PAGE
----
Usually, Tg≥150℃ is called medium Tg board, and Tg≥170℃ is called high Tg board. For high-performance boards with many layers, thick thickness and large area, more heat is required during welding to ensure the reliability of welding. If the welding temperature and welding time of conventional PCB are used, the probability of “false welding” will increase.

Therefore, this type of board should have better heat resistance or higher Tg temperature than conventional PCB. When the Tg of the substrate is increased, the heat resistance, moisture resistance, stability resistance and other characteristics of the printed board will be improved, which is very critical for processing high-density and high-layer boards.

02
Thermal decomposition temperature (TD)

Refers to the temperature at which thermal decomposition reaction occurs due to heat. TD value is also an important indicator to measure the heat resistance of the board. High TD materials are suitable for high temperature environments and reduce the risk of substrate decomposition.

03
Coefficient of thermal expansion (CTE)

Describes a percentage rate of expansion or contraction of the board when heated or cooled, and its unit temperature rise causes a linear change in the size of the substrate. The substrate is clamped by glass cloth in the X and Y axis directions, and the CTE is not large. The general expansion coefficient is between 13-17. The main focus is on the Z axis direction of the board thickness. The Z axis CTE is measured by thermomechanical analysis.

a1-CTE: Thermal expansion coefficient below TG, the standard maximum is 60ppm/℃

a2-CTE: Thermal expansion coefficient above TG, the standard maximum is 300ppm/℃

04
Dielectric constant (DK)
Indicates the conductivity of the material. The PCB medium we commonly use is FR4 material, and its dielectric constant relative to air is 3.8-4.8. This dielectric constant changes with temperature. In the temperature range of 0-70 ℃, its maximum change range can reach 20%. The change in dielectric constant will cause a 10% change in line delay. The higher the temperature, the greater the delay.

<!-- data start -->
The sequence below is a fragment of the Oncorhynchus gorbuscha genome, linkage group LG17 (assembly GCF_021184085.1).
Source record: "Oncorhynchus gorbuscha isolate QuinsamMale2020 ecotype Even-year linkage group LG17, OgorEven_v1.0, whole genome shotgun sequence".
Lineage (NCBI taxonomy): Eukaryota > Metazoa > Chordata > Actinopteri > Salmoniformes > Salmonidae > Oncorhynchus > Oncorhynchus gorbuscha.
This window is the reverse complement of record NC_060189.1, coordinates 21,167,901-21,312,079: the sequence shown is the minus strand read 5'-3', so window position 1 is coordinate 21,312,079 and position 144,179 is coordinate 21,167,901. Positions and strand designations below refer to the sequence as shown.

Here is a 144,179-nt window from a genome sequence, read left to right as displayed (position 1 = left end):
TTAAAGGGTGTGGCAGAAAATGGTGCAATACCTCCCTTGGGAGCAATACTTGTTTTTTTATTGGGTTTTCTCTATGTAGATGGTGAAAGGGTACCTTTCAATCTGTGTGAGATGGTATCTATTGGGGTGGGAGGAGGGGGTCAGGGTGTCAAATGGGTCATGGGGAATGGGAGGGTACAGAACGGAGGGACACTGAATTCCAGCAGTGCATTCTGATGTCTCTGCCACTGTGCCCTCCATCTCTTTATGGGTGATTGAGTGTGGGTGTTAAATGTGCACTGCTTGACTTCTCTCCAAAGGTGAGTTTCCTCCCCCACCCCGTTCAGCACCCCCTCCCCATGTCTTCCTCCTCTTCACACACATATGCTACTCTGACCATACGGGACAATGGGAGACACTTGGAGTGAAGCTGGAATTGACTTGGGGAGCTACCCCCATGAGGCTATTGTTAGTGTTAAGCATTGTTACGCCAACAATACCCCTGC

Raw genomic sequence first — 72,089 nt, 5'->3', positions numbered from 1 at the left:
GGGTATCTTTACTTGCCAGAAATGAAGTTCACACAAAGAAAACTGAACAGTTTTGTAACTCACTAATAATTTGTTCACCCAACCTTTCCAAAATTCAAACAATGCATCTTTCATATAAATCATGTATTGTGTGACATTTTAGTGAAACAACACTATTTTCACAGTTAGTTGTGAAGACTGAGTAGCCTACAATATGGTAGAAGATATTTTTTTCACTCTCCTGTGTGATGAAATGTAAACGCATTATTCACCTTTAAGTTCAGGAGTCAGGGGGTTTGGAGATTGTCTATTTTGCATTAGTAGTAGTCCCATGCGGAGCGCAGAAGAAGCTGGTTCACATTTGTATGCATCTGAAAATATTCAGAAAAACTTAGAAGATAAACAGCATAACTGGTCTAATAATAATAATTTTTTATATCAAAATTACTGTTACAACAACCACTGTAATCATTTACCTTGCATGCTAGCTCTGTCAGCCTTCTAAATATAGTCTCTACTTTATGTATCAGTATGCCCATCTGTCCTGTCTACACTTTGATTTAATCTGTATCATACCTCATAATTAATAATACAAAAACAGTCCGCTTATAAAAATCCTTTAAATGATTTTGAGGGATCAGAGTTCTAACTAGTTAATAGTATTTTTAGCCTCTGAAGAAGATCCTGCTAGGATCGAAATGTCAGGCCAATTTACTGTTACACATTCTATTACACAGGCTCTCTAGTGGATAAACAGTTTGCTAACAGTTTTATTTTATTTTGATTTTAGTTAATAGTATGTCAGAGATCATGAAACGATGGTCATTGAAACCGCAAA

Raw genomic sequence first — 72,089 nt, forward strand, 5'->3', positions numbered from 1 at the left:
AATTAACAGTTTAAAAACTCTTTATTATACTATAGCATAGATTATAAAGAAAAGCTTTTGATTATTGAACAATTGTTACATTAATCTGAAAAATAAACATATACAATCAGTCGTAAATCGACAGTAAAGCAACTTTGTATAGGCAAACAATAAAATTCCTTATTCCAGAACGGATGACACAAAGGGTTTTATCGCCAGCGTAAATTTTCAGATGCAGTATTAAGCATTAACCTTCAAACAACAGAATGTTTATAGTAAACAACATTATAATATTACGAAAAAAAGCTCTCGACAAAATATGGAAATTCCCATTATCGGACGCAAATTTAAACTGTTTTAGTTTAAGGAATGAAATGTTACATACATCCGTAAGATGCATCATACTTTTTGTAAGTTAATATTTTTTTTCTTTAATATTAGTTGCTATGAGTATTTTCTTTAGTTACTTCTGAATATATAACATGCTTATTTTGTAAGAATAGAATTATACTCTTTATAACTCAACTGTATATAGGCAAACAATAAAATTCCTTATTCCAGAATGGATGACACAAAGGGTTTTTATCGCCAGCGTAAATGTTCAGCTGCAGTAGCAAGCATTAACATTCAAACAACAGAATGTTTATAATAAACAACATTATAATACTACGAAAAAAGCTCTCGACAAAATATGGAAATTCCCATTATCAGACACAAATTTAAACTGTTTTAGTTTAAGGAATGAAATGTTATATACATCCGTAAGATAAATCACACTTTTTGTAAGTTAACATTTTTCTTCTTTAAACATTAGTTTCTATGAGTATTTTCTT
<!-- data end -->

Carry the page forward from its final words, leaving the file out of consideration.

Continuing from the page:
The dielectric constant will also change with the signal frequency. The higher the frequency, the smaller the dielectric constant.

For PCBs used in high-frequency (referring to signal transmission frequencies greater than 300MHz) circuits, the lower the dielectric constant Er should be used, the higher the signal transmission speed or the smaller the delay time can be obtained, or the signal transmission delay time is proportional to the square root of DK. The higher the DK, the more serious the signal transmission delay phenomenon.

05
Dielectric loss (DF)

The energy consumed by dielectric materials due to heat generation under the action of alternating electric fields is called dielectric loss, which is usually expressed as dielectric loss factor tanδ. Er and tanδ are proportional; the lower the Df value, the smaller the energy loss, which is very important for high-frequency signals.

06
Thermal conductivity

Thermal conductivity is also called thermal conductivity and thermal conductivity. It is a physical quantity that represents the thermal conductivity of a material. It refers to the amount of heat (kcal) that passes through an area of ​​1 square meter in 1 hour due to heat conduction when the vertical distance between isothermal surfaces is 1 meter and the temperature difference is 1 ℃.